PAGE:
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Author: Alison Hulme

This book surveys ‘thrift’ through its moral, religious, ethical, political, spiritual and philosophical expressions, focusing in on key moments such as the early Puritans and postwar rationing, and key characters such as Benjamin Franklin, Samuel Smiles and Henry Thoreau. The relationships between thrift and frugality, mindfulness, sustainability and alternative consumption practices are explained, and connections made between myriad conceptions of thrift and contemporary concerns for how consumer cultures impact scarce resources, wealth distribution and the Anthropocene. Ultimately, the book returns the reader to an understanding of thrift as it was originally used – to ‘thrive’ – and attempts to re-cast thrift in more collective, economically egalitarian terms, reclaiming it as a genuinely resistant practice. Students, scholars and general readers across all disciplines and interest areas will find much of interest in this book, which provides a multi-disciplinary look at a highly topical concept.

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Frugality, de-growth and Voluntary Simplicity
Alison Hulme

92 7 Ecological thrift: frugality, de-​growth and Voluntary Simplicity Thrift as a tool for de-​growth Discourses around frugality and the environment are by no means new, and voices from across academic disciplines call for thrift from a broadly ecological standpoint, and have done for many decades. Several well-​researched and bestselling reports on the threatened state of the global environment saw public awareness grow from the 1970s onwards. Key amongst these was Rachel Carson’s Silent Spring (1962) and the Club of Rome’s Limits to Growth report (1972

in A brief history of thrift
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Thoreau in the city
Alison Hulme

the end of thrift. However, we may also be living between dominant forms of thrift … we too may be on the verge of a new hegemonic form of the thrift ethos’ (2011:9). Recent discourses on de-​growth and their interaction with certain thinking on post-​development is testament to this. In addition, such thinking is not simply zeitgeist rhetoric without historical foundation –​it has its own history. Furthermore, this history cannot fail to assert the presence of reciprocal humans. The charting of this history requires a proper in-​depth philosophical analysis of the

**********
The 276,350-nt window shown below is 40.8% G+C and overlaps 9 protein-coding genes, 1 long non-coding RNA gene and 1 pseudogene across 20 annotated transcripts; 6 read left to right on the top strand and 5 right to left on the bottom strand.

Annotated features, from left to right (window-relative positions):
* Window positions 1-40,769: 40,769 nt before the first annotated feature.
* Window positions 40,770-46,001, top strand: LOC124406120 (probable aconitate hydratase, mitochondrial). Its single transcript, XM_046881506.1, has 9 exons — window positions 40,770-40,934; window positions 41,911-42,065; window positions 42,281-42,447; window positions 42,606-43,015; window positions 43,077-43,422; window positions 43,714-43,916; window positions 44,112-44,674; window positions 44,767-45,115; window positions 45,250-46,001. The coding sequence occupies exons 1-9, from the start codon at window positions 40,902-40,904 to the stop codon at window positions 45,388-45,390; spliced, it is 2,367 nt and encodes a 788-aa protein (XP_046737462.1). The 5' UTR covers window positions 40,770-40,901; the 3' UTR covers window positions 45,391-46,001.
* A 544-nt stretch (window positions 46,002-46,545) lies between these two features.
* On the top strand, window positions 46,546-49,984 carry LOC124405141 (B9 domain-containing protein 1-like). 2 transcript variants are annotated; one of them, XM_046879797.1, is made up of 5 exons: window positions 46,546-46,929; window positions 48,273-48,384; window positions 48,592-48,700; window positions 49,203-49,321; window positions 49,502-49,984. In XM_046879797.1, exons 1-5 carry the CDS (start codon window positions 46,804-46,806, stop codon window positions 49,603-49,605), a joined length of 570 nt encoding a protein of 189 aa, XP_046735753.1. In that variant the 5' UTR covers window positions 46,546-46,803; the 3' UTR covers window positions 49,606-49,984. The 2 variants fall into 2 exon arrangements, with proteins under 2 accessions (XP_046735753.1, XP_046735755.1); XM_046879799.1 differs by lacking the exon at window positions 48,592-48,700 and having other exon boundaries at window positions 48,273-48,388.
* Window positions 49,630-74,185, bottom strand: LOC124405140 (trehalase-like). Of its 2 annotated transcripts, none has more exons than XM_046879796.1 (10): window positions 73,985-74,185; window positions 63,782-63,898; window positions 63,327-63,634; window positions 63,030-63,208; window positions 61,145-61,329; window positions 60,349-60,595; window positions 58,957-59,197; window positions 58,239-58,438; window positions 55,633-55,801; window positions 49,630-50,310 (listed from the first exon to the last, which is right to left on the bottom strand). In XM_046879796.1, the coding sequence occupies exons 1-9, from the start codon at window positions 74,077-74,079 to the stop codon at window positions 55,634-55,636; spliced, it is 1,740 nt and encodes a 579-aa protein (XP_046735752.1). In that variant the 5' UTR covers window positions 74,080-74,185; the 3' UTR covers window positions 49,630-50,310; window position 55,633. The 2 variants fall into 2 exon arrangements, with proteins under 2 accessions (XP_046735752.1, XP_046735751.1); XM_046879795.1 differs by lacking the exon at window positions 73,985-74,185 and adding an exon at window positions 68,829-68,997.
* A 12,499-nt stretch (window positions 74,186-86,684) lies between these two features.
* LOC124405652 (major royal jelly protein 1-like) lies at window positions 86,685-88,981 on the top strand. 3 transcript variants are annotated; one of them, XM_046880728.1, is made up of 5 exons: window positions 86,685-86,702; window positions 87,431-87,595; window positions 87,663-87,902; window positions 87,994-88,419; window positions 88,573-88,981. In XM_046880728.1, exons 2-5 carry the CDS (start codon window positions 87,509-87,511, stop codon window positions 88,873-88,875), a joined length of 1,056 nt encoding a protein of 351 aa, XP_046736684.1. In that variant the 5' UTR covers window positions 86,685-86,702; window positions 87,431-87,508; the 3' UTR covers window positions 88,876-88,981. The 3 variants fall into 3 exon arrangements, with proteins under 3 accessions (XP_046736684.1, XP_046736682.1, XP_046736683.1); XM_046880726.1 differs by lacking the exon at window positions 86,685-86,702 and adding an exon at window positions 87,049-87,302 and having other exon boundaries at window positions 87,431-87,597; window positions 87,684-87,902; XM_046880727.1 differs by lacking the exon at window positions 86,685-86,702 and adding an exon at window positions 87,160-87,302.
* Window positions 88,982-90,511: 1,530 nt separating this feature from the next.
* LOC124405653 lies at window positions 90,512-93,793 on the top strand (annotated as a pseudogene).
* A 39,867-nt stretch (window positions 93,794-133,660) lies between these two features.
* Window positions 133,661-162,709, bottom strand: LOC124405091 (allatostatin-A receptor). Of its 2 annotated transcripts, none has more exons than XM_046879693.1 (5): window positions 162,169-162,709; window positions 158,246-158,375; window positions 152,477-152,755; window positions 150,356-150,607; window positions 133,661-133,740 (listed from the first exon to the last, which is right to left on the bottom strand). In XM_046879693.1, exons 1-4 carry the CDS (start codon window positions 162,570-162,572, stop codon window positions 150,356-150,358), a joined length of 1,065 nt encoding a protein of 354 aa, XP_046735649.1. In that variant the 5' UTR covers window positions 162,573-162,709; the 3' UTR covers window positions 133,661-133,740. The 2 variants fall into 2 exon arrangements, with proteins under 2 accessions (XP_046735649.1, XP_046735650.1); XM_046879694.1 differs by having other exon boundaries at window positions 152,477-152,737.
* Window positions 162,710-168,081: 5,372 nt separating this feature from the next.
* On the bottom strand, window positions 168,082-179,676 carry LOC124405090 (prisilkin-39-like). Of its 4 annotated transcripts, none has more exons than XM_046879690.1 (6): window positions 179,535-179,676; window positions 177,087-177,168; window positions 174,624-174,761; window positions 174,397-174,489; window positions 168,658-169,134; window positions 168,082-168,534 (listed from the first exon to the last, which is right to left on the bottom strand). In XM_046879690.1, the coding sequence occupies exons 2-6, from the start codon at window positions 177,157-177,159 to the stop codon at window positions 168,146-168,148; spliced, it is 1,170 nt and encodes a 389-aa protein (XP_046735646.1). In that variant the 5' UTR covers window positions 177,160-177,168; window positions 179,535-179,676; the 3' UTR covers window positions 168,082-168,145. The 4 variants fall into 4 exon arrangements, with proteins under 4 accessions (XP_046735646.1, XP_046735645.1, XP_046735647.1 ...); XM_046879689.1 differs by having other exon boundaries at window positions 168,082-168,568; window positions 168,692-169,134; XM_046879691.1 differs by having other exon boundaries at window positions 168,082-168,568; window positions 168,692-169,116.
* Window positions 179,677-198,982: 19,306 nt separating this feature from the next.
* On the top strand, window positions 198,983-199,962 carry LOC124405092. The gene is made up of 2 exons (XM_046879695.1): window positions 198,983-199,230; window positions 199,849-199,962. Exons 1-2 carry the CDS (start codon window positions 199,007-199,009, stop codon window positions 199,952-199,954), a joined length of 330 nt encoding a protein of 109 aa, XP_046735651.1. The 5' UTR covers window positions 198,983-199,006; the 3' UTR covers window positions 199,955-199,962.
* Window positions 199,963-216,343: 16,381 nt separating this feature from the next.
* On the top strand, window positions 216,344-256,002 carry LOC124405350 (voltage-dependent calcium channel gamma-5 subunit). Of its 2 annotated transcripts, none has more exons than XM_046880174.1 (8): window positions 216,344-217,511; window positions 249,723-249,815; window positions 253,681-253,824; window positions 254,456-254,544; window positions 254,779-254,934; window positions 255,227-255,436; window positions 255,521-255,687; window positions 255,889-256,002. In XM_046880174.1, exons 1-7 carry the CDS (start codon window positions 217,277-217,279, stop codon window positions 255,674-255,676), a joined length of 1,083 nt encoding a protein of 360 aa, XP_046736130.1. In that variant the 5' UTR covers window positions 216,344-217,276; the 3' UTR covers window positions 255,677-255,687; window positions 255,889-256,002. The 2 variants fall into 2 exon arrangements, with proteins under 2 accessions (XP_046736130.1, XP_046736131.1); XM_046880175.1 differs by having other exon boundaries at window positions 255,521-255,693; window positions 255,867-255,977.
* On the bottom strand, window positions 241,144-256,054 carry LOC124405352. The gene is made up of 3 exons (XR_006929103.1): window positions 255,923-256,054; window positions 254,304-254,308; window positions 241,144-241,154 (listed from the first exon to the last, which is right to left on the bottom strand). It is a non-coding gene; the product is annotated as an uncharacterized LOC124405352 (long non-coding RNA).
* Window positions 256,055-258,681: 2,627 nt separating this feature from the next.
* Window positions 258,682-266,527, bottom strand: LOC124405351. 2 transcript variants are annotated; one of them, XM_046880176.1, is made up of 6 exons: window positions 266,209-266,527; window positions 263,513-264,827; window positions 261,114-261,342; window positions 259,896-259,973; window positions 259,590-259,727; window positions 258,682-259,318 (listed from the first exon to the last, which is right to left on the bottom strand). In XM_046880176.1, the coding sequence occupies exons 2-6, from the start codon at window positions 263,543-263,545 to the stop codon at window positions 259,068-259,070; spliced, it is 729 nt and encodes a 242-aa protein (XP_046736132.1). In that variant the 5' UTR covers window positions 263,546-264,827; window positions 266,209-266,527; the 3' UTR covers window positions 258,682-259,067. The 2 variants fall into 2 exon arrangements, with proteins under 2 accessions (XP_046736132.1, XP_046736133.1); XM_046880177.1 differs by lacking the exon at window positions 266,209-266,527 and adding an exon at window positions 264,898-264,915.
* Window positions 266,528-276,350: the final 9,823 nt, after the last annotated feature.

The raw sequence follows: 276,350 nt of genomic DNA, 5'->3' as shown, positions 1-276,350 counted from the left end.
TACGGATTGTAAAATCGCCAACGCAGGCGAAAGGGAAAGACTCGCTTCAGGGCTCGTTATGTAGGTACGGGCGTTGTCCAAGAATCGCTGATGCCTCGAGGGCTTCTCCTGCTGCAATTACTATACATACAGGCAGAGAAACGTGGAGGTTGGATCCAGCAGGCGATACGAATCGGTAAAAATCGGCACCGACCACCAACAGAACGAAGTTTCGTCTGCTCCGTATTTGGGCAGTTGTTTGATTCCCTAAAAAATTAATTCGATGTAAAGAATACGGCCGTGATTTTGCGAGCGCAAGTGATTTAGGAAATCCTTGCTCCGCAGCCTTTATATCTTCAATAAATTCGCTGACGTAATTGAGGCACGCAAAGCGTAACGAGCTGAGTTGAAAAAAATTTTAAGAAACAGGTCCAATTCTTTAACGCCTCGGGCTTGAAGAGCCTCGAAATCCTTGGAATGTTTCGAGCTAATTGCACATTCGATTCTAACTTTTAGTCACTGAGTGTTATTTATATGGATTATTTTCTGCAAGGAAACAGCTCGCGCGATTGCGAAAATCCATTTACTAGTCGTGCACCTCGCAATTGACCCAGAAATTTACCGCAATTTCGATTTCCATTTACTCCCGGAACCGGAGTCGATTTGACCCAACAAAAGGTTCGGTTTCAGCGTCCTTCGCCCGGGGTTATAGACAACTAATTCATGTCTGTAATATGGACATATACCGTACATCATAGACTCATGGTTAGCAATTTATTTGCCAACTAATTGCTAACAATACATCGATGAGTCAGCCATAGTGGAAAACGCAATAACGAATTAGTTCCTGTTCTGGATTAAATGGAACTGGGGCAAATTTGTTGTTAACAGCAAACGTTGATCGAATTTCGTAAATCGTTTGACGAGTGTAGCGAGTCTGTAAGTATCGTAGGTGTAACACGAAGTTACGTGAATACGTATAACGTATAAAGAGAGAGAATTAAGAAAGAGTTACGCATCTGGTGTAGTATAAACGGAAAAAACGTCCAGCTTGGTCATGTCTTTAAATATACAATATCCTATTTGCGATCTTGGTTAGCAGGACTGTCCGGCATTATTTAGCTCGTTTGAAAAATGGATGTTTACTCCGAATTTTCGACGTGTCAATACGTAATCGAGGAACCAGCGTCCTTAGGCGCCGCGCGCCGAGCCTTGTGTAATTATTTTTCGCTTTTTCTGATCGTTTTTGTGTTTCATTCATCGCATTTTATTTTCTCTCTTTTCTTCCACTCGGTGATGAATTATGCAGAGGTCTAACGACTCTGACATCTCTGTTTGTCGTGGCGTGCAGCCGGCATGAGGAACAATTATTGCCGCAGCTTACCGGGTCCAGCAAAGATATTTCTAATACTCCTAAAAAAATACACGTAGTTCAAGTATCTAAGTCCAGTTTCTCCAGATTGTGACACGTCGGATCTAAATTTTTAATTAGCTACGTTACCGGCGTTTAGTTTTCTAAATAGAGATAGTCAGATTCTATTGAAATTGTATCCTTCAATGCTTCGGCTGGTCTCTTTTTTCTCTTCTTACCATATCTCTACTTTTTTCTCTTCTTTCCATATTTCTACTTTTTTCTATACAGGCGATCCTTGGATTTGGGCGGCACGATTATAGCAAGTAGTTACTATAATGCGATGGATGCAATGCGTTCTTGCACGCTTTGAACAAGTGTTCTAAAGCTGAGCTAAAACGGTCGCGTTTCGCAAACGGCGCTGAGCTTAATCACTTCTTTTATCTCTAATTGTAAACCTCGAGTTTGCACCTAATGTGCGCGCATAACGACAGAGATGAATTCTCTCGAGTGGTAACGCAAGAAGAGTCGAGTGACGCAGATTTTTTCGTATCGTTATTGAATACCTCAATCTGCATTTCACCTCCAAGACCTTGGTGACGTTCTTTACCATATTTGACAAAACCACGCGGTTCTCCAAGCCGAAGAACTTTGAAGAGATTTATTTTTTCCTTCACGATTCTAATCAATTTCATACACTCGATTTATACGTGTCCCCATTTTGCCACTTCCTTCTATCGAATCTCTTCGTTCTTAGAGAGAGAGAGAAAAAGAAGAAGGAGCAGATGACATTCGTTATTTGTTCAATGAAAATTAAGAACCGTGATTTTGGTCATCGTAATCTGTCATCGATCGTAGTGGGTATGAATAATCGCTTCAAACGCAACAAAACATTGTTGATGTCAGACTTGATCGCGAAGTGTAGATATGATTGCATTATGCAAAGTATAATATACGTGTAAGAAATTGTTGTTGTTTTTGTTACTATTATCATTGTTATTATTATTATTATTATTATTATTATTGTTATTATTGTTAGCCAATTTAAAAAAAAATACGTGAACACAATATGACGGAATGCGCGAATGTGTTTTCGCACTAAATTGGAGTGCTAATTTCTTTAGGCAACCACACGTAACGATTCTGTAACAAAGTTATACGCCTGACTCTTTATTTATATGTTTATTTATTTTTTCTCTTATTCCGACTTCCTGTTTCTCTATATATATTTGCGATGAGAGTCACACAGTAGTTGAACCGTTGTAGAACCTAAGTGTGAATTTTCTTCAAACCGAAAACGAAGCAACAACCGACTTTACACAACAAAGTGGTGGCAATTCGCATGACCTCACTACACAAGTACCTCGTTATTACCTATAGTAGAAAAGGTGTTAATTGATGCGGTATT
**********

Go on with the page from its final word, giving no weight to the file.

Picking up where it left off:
in A brief history of thrift
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Alison Hulme

of de-​growth as a practical and philosophical stance for tackling this challenge. The conclusion seeks to place thrift once again at the forefront of history and posit it as a genuinely resistant practice that seeks to question the logic behind much of the way society, certainly in the developed world, is run.

in A brief history of thrift
Alison Hulme

post-​ development and de-​growth, which will be explored in more depth in the final chapter in the context of ecological imperative. For now, suffice to say that both de-​growth and post-​development are concerned with removing themselves completely from the logic of growth as necessity and of any imagination of a linear trajectory from ‘developing’ or ‘underdeveloped’ to ‘developed’. As 13 Towards a theory of thrift 13 Demaria and Kothari rightly insist, ‘these worldviews are not a novelty of the twenty-​first century, but they are rather part of a long search

in A brief history of thrift